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Oh No! Rain! - Out-and-Backs #3

My exploration of Blue Valley complete, and a bit of my curiosity satiated at the Hattie Harrell Homestead, it was time to scratch another itch that had been bothering me for more than a year. On the same trip where I'd seen the Harrell Place across the river, I'd spotted a road high up on the eastern escarpment of the canyon. A series of switchbacks, I made a note to investigate when I got home.

I year earlier when I spotted this zigzag I thought, "Doesn't that look intriguing!"

Making my way back up through Blue Valley - completing yet another of my out-and-backs - I soon found myself overlooking the descent back down into the canyon at access road to the Christine Marie Mine. Unfortunately, by this time, it was raining.

A tempting plunge, but a difficult climb if it becomes a muddy mess!

If the Pollock-esque pattern on my door was any indication, I wasn't in for a clean afternoon.

Looking out over the canyon, the weather situation didn't look promising. Or did it? There seemed to be rain everywhere around, some places heavier than others. But then - far to the west - I could see what appeared to be rainless skies; not cloudless, but dry. With a brisk westerly wind, I crossed my fingers that the ground would still be dry enough upon my return and drove over the edge toward the mine. If I was going to do this, I was going to be quick about it.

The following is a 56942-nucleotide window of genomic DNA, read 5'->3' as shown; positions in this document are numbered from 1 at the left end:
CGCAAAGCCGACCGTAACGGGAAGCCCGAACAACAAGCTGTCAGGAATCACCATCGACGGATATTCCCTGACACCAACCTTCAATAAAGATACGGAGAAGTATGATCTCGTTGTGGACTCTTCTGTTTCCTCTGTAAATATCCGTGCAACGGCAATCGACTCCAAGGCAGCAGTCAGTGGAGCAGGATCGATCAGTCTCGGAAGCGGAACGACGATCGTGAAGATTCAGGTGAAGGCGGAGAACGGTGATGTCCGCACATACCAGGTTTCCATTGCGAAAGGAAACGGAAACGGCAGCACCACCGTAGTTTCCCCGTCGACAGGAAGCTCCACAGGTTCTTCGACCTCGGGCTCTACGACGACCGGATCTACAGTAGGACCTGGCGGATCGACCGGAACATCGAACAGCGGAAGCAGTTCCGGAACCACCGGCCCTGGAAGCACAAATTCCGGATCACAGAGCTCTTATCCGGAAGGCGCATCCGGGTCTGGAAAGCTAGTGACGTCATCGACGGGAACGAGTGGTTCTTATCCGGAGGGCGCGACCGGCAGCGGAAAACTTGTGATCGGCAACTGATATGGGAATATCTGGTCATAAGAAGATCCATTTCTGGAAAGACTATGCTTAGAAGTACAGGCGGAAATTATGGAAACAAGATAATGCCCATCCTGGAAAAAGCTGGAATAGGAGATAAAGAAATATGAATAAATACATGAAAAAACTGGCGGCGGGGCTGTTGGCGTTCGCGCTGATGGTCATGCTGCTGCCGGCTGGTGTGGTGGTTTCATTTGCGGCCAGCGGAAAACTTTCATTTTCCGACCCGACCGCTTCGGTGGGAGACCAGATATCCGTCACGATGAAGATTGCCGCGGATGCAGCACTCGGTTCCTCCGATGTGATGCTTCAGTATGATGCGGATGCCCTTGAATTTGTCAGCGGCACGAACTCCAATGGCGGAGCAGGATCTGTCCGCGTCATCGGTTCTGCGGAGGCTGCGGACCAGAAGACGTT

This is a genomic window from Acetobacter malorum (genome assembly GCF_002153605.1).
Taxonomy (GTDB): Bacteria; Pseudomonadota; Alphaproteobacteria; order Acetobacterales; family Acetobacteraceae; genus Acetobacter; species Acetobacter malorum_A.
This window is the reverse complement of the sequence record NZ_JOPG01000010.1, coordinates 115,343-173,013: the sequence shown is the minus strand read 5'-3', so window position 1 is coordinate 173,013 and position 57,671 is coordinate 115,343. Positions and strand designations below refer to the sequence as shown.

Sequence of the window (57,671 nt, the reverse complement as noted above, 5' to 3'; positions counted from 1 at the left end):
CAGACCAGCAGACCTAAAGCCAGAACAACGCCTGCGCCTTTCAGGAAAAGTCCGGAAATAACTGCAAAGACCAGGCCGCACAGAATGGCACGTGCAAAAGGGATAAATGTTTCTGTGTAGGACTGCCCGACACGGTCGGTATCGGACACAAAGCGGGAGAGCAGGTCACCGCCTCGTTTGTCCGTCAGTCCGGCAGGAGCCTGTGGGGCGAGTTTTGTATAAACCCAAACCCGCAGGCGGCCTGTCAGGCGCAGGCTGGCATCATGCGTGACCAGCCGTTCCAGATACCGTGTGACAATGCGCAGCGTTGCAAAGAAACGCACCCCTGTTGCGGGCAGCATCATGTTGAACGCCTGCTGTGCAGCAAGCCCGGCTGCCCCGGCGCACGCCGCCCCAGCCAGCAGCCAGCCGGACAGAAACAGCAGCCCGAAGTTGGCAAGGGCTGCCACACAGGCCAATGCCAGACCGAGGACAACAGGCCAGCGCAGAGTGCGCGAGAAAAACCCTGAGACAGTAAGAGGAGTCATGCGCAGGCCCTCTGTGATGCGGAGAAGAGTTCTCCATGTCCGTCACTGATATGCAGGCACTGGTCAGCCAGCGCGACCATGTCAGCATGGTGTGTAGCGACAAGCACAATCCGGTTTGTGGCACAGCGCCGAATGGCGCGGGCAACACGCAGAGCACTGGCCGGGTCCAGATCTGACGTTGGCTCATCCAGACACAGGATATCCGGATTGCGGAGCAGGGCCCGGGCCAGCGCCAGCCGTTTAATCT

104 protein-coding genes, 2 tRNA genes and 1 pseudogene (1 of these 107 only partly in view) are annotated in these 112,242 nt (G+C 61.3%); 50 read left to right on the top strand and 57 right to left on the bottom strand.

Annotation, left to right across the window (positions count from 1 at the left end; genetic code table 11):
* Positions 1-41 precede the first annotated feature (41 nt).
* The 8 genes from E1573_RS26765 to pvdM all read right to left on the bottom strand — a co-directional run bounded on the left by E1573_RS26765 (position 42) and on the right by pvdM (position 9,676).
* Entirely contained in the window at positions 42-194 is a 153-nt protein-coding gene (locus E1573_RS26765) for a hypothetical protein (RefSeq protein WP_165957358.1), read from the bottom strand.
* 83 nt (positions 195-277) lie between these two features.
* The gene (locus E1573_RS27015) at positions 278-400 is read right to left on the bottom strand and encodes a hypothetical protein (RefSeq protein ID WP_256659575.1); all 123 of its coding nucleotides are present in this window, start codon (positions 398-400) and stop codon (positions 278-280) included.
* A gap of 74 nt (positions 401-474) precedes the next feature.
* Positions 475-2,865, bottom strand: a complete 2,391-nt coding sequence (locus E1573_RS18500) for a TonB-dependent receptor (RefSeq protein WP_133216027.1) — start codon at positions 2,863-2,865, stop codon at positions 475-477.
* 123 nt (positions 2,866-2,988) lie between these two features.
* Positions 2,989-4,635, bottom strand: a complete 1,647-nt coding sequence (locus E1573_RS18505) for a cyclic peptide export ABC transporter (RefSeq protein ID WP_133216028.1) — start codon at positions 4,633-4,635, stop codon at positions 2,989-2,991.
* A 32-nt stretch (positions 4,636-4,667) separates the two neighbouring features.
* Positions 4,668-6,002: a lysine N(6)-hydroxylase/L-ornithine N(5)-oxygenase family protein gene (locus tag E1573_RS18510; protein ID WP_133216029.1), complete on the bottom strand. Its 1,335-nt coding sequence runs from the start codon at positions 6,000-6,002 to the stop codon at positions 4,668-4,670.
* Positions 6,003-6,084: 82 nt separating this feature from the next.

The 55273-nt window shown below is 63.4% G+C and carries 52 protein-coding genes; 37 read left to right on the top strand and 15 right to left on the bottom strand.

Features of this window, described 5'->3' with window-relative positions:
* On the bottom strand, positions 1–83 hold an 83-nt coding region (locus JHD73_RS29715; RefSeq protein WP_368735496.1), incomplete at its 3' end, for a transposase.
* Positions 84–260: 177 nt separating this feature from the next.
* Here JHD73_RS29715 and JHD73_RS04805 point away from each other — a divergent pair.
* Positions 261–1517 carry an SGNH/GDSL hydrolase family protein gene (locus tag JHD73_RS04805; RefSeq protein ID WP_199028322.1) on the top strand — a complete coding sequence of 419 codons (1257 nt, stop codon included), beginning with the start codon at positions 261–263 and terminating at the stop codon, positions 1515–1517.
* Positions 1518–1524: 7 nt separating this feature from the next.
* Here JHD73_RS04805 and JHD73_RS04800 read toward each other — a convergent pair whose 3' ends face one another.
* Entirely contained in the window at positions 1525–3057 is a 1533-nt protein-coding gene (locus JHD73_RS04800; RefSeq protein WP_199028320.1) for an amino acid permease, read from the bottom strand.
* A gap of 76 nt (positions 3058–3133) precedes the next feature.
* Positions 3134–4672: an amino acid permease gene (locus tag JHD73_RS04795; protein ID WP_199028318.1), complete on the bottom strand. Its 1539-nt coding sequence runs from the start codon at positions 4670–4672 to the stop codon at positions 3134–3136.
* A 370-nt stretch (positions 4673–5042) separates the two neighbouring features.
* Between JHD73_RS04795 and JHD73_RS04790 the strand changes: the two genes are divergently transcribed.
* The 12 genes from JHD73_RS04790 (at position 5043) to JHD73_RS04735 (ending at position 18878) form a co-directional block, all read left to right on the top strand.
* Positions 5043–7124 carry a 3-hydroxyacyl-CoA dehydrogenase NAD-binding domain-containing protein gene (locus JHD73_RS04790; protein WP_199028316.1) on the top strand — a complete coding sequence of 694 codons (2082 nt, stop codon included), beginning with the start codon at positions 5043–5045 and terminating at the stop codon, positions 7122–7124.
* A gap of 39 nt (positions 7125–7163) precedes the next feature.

On a small plateau above the switchbacks, the old cabins for the mine as well as an old International Harvester Scout 800 stood guard over the site.

Axle seals anyone? Castle nuts?

Barely broken in, mileage wise!

Jake's cabin was set into the hillside - likely to moderate temperatures and shelter from the driving wind.

I really liked the rockwork-woodwork combination. I don't feel like I often see this attention to detail in miner's cabins.

With the rain increasing, I started to wonder if I'd made the wrong decision. Even a quarter inch of water on the Owyhee mud could leave me stranded until things dried out. But I'd come this far - and curiosity is a beast - so rather than retreat, I rolled the dice and headed to the top of the switchbacks. "I'll just take a photo from the top," I told myself, and then beeline it back to the relative safety of the plateau.

"A photo from the top."

As I'm sure everyone reading already suspects, upon reaching the top of the switchbacks, I couldn't bring myself to turn around. "I'll just descend to the first turn," I decided.

"The first turn."